Hispanic businesses racked by differences Group's rift threatens plan for Spanish Town in East Baltimore

March 31, 1996|By Joe Mathews | Joe Mathews,SUN STAFF

An association of the city's Hispanic entrepreneurs -- formed last year to create the kind of network that helped earlier waves of immigrant-owned businesses -- is ineffective and increasingly divided over how to help struggling merchants, members say.

The rift in the Hispanic Business Association stems from deep differences in the city's growing Hispanic population -- estimated to be between 20,000 and 30,000 -- over how to win government help in the upper Fells Point business district for a variety of needs, from trash cleanup to loan assistance.

Last year's mayoral race between Kurt L. Schmoke and Mary Pat Clarke brought many of these differences to the surface.

Five business owners, including the association's former vice president and treasurer, resigned from the group this month. The divisions are so great that a popular proposal to create an official Spanish Town district -- envisioned as a boost to economically troubled Hispanic-owned restaurants and stores in East Baltimore -- is stalled.

The association has scheduled a meeting Tuesday morn- ing at an Eastern Avenue restaurant in an effort to iron out differences, but those who have resigned say they will not attend.

"We hope we could get everyone back together," says Jose Luaces, the association's president and owner of the Fishery seafood restaurant. "But instead of being together, it's like the whole community is dividing. We can only make progress together."

At the same time, community members say Mr. Luaces and his confrontational tactics with the city government have prompted the dispute. Mr. Luaces has complained bitterly to officials about traffic and parking, and he has publicly criticized Mr. Schmoke's liaison to the Hispanic community, Haydee Rodriguez, as being unresponsive to businesses' needs.

Some business owners, including the five who have resigned, believe it is Mr. Luaces who is hurting their cause. For all his sniping, the only positive result they point to is the printing of the mayor's newsletter in Spanish. These entrepreneurs say a more conciliatory approach is needed.

"If we're going to grow up as a community, we need power," says Heber Portillo, the 24-year-old owner of Restaurant El Salvador on Broadway and one of those who resigned. "And to have power, we need to have friends in the city."

Tensions inside the association date to last year's Democratic mayoral primary, which was closely followed by the city's Hispanic community.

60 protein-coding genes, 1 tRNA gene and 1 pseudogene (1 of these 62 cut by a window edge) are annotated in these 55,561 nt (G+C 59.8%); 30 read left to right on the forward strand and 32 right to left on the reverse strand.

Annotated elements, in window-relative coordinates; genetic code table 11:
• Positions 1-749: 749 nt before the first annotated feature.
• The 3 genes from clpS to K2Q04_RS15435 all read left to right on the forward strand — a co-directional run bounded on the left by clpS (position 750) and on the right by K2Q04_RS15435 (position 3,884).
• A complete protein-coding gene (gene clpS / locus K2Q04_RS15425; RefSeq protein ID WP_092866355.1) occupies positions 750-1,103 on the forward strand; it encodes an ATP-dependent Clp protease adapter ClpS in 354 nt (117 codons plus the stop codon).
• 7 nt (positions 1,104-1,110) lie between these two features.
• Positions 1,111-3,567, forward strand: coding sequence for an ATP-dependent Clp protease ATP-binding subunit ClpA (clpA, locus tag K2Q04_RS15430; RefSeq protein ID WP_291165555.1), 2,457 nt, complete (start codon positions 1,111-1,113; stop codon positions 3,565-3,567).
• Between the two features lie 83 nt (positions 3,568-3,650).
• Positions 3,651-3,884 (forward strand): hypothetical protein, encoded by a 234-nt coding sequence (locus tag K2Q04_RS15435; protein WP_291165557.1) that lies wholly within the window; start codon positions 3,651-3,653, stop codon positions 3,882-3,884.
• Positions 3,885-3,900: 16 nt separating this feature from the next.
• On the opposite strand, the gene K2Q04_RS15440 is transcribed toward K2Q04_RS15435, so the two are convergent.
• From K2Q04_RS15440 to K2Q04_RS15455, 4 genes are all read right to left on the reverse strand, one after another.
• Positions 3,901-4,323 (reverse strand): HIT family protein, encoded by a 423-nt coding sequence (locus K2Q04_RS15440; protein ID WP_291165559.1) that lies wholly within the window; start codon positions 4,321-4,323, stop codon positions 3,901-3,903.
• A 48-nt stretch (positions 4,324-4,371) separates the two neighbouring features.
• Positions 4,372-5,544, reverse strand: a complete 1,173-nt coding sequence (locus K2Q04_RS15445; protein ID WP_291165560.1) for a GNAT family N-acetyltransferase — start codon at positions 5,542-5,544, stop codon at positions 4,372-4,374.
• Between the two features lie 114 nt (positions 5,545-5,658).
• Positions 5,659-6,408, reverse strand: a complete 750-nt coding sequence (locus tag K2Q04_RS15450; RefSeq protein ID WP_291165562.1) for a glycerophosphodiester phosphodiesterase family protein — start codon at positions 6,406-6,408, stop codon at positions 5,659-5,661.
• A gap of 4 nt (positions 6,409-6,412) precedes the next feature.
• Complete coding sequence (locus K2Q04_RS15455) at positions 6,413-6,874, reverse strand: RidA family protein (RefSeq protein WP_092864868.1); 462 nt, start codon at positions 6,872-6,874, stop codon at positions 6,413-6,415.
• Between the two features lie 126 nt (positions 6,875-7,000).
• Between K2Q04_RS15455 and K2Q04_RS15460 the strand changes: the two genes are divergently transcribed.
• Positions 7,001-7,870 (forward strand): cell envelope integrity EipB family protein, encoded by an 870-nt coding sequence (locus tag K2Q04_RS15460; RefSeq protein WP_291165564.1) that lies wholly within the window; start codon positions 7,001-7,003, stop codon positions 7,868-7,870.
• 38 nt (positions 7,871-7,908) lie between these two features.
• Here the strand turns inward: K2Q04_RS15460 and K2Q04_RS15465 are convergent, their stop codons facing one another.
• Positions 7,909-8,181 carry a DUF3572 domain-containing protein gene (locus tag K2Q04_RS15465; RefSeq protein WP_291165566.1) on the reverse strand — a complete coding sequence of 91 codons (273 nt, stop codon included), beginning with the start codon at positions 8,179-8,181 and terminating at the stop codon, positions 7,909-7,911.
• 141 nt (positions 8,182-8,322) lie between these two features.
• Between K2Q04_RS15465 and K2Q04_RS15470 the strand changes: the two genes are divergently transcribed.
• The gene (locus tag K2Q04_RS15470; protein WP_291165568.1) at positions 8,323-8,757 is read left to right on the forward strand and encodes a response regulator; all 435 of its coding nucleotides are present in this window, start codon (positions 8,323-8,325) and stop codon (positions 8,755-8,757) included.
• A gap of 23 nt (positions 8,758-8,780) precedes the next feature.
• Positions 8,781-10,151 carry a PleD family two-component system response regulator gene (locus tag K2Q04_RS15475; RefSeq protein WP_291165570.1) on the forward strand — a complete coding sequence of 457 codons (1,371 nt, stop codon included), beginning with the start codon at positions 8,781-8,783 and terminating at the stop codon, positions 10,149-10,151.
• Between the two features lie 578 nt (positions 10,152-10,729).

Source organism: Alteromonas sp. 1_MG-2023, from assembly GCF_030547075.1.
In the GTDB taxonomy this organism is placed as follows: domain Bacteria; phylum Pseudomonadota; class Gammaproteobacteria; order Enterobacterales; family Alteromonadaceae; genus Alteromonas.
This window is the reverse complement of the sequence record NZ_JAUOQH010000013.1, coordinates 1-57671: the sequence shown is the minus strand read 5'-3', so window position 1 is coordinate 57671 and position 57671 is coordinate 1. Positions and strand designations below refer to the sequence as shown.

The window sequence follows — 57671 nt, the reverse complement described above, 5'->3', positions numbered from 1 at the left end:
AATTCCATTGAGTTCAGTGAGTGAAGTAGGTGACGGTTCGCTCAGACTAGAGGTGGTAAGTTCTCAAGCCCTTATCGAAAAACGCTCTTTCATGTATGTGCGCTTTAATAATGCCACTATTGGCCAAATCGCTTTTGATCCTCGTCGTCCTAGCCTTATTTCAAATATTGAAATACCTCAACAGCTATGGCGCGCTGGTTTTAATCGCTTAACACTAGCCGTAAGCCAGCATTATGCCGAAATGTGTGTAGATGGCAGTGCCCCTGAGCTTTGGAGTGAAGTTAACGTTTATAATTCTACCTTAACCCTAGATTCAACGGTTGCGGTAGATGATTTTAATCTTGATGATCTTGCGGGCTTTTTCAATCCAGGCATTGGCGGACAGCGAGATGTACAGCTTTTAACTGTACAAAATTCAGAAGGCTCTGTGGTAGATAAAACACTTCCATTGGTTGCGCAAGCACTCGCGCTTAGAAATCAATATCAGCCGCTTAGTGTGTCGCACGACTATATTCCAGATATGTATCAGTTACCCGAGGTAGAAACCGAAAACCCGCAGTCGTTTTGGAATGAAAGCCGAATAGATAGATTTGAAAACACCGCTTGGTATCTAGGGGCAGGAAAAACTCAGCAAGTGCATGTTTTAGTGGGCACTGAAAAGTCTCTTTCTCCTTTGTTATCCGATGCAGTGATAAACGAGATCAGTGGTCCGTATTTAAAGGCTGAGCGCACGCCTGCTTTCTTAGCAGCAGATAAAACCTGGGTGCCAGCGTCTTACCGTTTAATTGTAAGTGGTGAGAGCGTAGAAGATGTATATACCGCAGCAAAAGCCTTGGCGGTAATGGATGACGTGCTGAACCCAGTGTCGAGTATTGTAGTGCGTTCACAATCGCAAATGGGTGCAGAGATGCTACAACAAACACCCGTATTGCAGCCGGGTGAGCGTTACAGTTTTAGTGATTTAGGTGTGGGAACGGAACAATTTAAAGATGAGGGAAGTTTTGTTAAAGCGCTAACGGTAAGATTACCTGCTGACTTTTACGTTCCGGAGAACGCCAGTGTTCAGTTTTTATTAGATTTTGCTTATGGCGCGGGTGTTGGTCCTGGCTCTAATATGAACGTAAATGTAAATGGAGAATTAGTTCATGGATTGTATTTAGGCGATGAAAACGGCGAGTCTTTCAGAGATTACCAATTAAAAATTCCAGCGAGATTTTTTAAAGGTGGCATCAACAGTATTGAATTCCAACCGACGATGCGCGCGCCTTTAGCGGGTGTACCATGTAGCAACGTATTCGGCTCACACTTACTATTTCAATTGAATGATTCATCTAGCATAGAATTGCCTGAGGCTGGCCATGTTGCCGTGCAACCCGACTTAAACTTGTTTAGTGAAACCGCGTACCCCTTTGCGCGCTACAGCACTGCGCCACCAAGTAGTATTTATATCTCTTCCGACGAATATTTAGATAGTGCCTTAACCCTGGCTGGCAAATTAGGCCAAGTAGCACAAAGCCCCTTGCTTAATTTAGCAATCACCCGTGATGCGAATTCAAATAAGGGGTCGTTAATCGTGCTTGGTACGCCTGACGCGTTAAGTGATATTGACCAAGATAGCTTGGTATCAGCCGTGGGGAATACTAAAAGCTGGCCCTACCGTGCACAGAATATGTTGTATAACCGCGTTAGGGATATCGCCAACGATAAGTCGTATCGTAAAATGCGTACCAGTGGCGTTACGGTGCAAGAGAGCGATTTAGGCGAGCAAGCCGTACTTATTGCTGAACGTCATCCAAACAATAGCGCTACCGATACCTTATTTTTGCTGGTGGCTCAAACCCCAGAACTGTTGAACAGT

Most Hispanics supported Mr. Schmoke. And prodded by Ms. Rodriguez, the business association organized a summer fund-raiser for the mayor at Lista's restaurant on the waterfront. About 100 people attended, paying $25 per ticket.

Mr. Luaces attended the fund-raiser. But the 58-year-old, who came to Baltimore from Spain 33 years ago, had become frustrated with the Schmoke administration. He got no response when he complained that truck traffic in the alley next to his restaurant was causing cracks in the walls.

So he and Jose Ruiz, then-executive director of Gov. Parris N. Glendening's commission on Hispanic affairs, organized a fund-raiser for Mary Pat Clarke at Jose Flores' Caribbean Lounge in Highlandtown. Only 40 people bought the $10 tickets, but a point had been made. Ms. Rodriguez, saying she no longer felt welcome at the association, has stopped coming to meetings.

Many association members saw Mr. Luaces' actions as unnecessarily confrontational. The disagreement came to a head March 5 when the business association held elections for new officers. Mr. Luaces won re-election with a new board of officers who had supported Mrs. Clarke.

Mr. Luaces and his opponents acknowledge that their politicking has damaged chances for their proposal -- the designation of the neighborhood around Broadway and Eastern Avenue as Spanish Town -- to become reality.

The idea's backers say the Schmoke administration has indicated that the business community needs to be united before the mayor will support the Spanish Town designation.

In the meantime, businesses are hurting. Caribbean Sazon on Eastern Avenue closed last year. Miguel A. Rivera, owner of the Chinese and Salvadoran restaurant San Luis, says he is making just enough money "to pay the bills, but not always on time."

And Juan Ramos, who has run a small store on Eastern Avenue for four years, is moving his business Friday. Five months behind on the rent, he is gambling that he can make up his debt by opening a larger market on property he purchased a few blocks away.

Pub Date: 3/30/96

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